It wasn't long before styrene became popular in models. Soon Revell, Monogram, Aurora and other U.S. model companies were producing all-plastic kits. Ships, tanks, planes and cars came out with dizzying speed.
These injection-molded, polystyrene models were real. Not realistic. You could see the rivets in the armor plate, the planking on the deck. And you didn't have to be Michelangelo standing before your blank cube of balsa wood to create something passable. There were no gasoline engines to slice your fingers, no careful cutting and sanding, no books on aerodynamics involved. Any fool with a tube of cement, some rubber bands and moderate patience could build a P-51 Mustang fighter.
We learned, however, that the plastic models contained their own riddles. Unlike the traditional, funky, tart-smelling glue used on wooden models, the cement for styrene was deadly. Not the sniffing of it—that was for the next generation of pubescent thrill seekers—but its effect on plastic. Model kits then, as today, came with the ship's hull or plane's fuselage in halves. Pegs and holes guided the pieces together, and if the kit wasn't warped, and if you were lucky, they fitted. You smeared glue "sparingly" on the surfaces, as the directions cautioned, and slapped the halves together. Then the glue oozed out onto the surface of the model, ruining it.
Another problem, and one of the more intense, was painting. Plastic models are very smooth and the enamel very runny. With masking tape and careful brush strokes it was almost possible to get a crisp, accurate waterline on a ship model, the rust red meeting the battleship gray in some semblance of order. But when one peeled off the masking tape there would invariably be revealed one place where the tape had bubbled, and the model would look as if a tiny sailor hanging over the side with a gray paintbrush had fallen from the scaffolding, dragging his brush all the way down. Painting propeller tips, miniature wheels or hairlines on tiny pilots was agony. I remember once painting the boots of a jeep driver and noticing a strange taste in my mouth. It was blood. In adolescent concentration, I had bitten my tongue.
When models were truly too far gone with weird tumors of glue, FBI-quality thumbprints on the bombardier's canopy and the decals upside down, we would gather in a vacant lot with our rejects, pump the cockpits full of glue, set the planes afire and hurl them through the air, yelling "GAAAHH! ARRRGH!" as imaginary burning air crews bailed out over the Channel. We stood in the thick, black smoke of the fuming plastic—small warriors who had survived a ditching at sea or were ready to fight our way out of the Burma jungles.
The secret of models then was imagination, and the keys to imagination were the clear plastic parts: canopies, portholes, windshields. That is where the men would be: the P-38 pilot under his canopy, the captain of the U.S.S. Enterprise behind the porthole. These windows were the two-way mirrors of modeling. The thrill was to imagine oneself at the controls. It was you on the bridge, feeling the carrier pitch; you pressed back in the seat as the Mustang lifted from the runway. No matter how often a boy stared at his models, the pure, acetylene fantasy was that the canopy was no longer a tiny piece of styrene but WW II Perspex, and he looked out not at the banal tranquillity of a boy's room on a spring evening but at the night sky, alive with flak, over Berlin, or at the moonlight shimmering on Leyte Gulf. "That's Admiral Tommy Schoolbooks to you, sailor. Carry on."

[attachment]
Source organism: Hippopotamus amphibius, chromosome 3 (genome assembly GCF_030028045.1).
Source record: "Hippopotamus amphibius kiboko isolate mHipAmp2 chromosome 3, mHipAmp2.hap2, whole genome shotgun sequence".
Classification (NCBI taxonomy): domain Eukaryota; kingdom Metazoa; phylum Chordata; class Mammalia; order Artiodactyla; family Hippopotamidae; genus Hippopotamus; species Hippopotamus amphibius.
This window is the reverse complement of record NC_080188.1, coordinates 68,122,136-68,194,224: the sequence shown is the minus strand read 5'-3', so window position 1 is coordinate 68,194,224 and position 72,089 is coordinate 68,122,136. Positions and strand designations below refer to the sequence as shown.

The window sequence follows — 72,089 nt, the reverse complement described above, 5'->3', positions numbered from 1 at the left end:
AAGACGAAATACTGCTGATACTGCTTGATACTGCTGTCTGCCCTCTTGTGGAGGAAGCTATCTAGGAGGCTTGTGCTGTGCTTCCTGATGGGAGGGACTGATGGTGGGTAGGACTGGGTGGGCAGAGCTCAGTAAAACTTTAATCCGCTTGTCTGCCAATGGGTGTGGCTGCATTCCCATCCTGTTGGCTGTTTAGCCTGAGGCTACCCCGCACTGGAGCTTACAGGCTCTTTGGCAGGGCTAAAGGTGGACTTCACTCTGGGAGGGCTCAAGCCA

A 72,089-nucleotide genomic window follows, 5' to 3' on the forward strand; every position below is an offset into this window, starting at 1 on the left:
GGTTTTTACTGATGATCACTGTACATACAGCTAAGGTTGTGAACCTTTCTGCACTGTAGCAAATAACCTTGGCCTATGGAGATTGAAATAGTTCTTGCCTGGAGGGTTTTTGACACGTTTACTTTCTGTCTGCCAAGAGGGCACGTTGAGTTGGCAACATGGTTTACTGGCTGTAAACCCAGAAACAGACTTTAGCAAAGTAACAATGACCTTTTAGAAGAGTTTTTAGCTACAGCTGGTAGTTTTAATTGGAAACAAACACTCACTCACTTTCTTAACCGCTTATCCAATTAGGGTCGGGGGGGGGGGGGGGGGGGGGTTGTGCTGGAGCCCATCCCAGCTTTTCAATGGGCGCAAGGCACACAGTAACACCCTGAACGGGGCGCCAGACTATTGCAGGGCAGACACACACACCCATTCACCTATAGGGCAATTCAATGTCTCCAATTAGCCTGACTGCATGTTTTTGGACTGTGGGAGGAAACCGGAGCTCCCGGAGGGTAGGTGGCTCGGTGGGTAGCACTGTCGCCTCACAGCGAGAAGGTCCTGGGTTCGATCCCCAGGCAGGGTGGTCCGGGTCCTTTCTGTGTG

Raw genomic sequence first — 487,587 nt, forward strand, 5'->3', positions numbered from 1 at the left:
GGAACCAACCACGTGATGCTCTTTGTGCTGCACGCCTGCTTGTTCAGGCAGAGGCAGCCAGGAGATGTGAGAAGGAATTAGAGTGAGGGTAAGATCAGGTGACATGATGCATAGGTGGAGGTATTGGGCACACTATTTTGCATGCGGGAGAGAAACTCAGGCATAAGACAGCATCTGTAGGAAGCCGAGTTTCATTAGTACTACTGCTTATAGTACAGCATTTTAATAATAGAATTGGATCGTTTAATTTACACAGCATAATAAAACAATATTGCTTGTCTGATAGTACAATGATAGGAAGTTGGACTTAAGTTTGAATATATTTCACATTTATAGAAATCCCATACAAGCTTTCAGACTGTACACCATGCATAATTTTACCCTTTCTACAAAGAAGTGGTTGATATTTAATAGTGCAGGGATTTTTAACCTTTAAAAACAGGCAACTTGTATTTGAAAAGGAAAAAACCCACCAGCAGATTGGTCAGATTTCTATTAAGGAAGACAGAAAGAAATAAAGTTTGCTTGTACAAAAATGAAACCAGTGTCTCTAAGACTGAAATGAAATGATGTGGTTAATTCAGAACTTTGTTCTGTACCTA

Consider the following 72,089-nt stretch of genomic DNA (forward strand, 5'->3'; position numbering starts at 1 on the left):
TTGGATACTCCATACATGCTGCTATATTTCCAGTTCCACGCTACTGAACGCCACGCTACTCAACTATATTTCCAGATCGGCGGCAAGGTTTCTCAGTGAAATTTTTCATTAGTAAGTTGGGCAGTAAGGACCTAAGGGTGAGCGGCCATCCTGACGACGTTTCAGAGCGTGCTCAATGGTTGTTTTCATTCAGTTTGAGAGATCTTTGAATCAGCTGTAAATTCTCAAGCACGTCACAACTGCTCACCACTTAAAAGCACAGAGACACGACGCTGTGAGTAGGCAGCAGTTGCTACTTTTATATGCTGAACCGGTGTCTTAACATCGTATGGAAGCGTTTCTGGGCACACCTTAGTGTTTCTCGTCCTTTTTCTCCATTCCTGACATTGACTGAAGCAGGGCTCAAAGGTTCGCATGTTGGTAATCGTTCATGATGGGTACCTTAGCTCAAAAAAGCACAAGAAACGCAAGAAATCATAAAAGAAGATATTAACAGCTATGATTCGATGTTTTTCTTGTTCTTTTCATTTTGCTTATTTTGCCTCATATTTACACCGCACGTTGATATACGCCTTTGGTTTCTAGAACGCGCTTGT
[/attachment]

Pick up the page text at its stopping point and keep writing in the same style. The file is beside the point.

The good models that we built gathered dust on the shelves next to high school textbooks when they accumulated. The kits filled the gap between Ivanhoe and television. The little vehicles were the steeds on which we tilted at Tojo, Hitler and Mussolini. They were instruments that allowed us to play out the fantasies of the Korean War. They mattered deeply.
And then came girls. And a driver's license. And the models went to the attic. Our lives had become full-scale, and miniaturization was a childish compulsion.
I had forgotten models for 15 years, until, one day recently, while cruising the local discount department store, scouting bargains on Phillips head screws, caramel corn and sailboats, I stopped at the kits counter and impulsively bought a couple. It was a deviously nostalgic thing to do, like disguising one's Buddy Holly records in Rolling Stones' jackets. I pretended to the check-out girl that I had a 12-year-old son (actually a 4-year-old daughter), and that old dad was going to show him the ropes of modeling. She studied my check extra hard and snapped her gum in Morse code.
The models in the store were of a wider variety than I remembered. There were the standard Visible Man kits, with little organs and structures to paint. And skulls that glow in the dark. But there were new ones, also, of the Star Trek crew and Planet of the Apes personnel and tableau models entitled "Giant Tarantula Eats City," "Pterodactyls Battle To Death!" These were a bit kinky for my pedestrian tastes, so I started off with a modest snap-together kit that required no glue and contained only 10 to 15 parts. It was called "Cro-Magnon Woman (Homo sapiens)." The box art, always half the kick in modeling, showed a woman dressed in a revealing mastodon skin throwing up her arms in terror at a fanged, two-headed snake in a dead tree. She was very smooth for a Cro-Magnon woman, and rather resembled Veronica of Archie comics. In the background shaggy men hunched in a cave mouth gnawing raw meat and whacking the earth with clubs, apparently out of boredom. A volcano erupted in the distance, and two dinosaurs bled in combat.